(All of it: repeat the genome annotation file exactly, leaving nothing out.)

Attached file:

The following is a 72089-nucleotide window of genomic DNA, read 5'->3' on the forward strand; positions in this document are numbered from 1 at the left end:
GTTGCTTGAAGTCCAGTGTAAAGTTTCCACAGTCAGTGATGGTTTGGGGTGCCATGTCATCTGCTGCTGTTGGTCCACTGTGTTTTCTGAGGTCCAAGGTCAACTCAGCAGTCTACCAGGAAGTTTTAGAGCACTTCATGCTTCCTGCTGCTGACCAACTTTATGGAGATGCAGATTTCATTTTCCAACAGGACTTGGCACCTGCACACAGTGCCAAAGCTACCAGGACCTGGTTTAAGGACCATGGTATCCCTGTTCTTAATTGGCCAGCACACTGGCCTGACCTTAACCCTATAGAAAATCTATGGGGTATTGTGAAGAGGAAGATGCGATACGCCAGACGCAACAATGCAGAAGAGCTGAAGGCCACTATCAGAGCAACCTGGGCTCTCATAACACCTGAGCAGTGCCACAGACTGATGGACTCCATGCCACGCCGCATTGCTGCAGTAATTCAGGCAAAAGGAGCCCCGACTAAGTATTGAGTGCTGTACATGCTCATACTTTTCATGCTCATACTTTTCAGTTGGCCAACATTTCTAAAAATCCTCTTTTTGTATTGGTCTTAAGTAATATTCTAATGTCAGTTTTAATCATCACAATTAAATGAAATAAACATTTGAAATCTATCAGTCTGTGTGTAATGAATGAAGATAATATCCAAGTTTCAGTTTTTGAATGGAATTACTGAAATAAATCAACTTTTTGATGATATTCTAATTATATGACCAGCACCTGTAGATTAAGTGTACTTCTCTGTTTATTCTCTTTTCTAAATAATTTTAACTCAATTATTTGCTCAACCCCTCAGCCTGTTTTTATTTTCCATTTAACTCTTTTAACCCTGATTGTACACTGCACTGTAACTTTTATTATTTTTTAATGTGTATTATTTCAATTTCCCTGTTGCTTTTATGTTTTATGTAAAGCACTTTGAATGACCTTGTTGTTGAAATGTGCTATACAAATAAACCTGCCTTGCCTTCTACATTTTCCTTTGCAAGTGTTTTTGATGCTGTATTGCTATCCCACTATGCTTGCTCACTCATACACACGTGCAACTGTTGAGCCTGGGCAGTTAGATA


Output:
The following is a 72089-nucleotide window of genomic DNA, read 5'->3' on the forward strand; positions in this document are numbered from 1 at the left end:
GTTGCTTGAAGTCCAGTGTAAAGTTTCCACAGTCAGTGATGGTTTGGGGTGCCATGTCATCTGCTGCTGTTGGTCCACTGTGTTTTCTGAGGTCCAAGGTCAACTCAGCAGTCTACCAGGAAGTTTTAGAGCACTTCATGCTTCCTGCTGCTGACCAACTTTATGGAGATGCAGATTTCATTTTCCAACAGGACTTGGCACCTGCACACAGTGCCAAAGCTACCAGGACCTGGTTTAAGGACCATGGTATCCCTGTTCTTAATTGGCCAGCACACTGGCCTGACCTTAACCCTATAGAAAATCTATGGGGTATTGTGAAGAGGAAGATGCGATACGCCAGACGCAACAATGCAGAAGAGCTGAAGGCCACTATCAGAGCAACCTGGGCTCTCATAACACCTGAGCAGTGCCACAGACTGATGGACTCCATGCCACGCCGCATTGCTGCAGTAATTCAGGCAAAAGGAGCCCCGACTAAGTATTGAGTGCTGTACATGCTCATACTTTTCATGCTCATACTTTTCAGTTGGCCAACATTTCTAAAAATCCTCTTTTTGTATTGGTCTTAAGTAATATTCTAATGTCAGTTTTAATCATCACAATTAAATGAAATAAACATTTGAAATCTATCAGTCTGTGTGTAATGAATGAAGATAATATCCAAGTTTCAGTTTTTGAATGGAATTACTGAAATAAATCAACTTTTTGATGATATTCTAATTATATGACCAGCACCTGTAGATTAAGTGTACTTCTCTGTTTATTCTCTTTTCTAAATAATTTTAACTCAATTATTTGCTCAACCCCTCAGCCTGTTTTTATTTTCCATTTAACTCTTTTAACCCTGATTGTACACTGCACTGTAACTTTTATTATTTTTTAATGTGTATTATTTCAATTTCCCTGTTGCTTTTATGTTTTATGTAAAGCACTTTGAATGACCTTGTTGTTGAAATGTGCTATACAAATAAACCTGCCTTGCCTTCTACATTTTCCTTTGCAAGTGTTTTTGATGCTGTATTGCTATCCCACTATGCTTGCTCACTCATACACACGTGCAACTGTTGAGCCTGGGCAGTTAGATA